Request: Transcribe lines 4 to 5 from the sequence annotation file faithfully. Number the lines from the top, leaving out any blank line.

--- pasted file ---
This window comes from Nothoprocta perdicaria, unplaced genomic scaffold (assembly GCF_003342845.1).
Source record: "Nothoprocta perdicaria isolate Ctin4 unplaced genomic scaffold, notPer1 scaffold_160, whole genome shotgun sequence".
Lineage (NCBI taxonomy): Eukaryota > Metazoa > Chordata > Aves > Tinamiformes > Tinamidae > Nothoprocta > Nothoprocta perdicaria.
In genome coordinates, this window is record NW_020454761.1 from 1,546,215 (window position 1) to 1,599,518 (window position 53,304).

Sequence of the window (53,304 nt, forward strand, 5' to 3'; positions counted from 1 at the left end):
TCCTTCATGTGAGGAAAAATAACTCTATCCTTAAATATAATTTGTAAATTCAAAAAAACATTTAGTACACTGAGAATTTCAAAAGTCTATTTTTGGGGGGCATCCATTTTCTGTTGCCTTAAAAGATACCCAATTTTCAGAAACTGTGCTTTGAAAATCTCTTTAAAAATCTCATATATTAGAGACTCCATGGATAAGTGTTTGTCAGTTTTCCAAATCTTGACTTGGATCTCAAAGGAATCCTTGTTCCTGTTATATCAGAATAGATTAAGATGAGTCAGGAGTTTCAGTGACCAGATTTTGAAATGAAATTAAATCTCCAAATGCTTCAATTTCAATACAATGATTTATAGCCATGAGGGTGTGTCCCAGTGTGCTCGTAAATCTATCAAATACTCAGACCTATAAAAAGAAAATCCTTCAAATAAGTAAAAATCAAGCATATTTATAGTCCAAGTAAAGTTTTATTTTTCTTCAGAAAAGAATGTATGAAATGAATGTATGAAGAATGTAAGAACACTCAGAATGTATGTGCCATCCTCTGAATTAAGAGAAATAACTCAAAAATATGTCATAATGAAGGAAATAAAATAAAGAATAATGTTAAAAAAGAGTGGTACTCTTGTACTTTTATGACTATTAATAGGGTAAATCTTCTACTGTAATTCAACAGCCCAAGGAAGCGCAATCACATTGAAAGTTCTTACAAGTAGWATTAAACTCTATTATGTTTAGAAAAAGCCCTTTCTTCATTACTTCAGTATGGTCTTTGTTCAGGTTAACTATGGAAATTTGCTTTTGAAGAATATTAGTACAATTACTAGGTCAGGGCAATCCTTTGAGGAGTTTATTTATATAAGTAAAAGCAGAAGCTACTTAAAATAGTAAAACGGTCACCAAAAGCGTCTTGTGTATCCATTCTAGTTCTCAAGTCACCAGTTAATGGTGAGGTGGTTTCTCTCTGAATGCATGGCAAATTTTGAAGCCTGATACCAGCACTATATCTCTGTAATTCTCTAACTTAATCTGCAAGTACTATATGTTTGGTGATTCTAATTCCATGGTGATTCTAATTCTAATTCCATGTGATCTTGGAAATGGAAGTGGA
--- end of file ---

In genome coordinates, this window is record NW_020454761.1 from 1,546,215 (window position 1) to 1,599,518 (window position 53,304).

Sequence of the window (53,304 nt, forward strand, 5' to 3'; positions counted from 1 at the left end):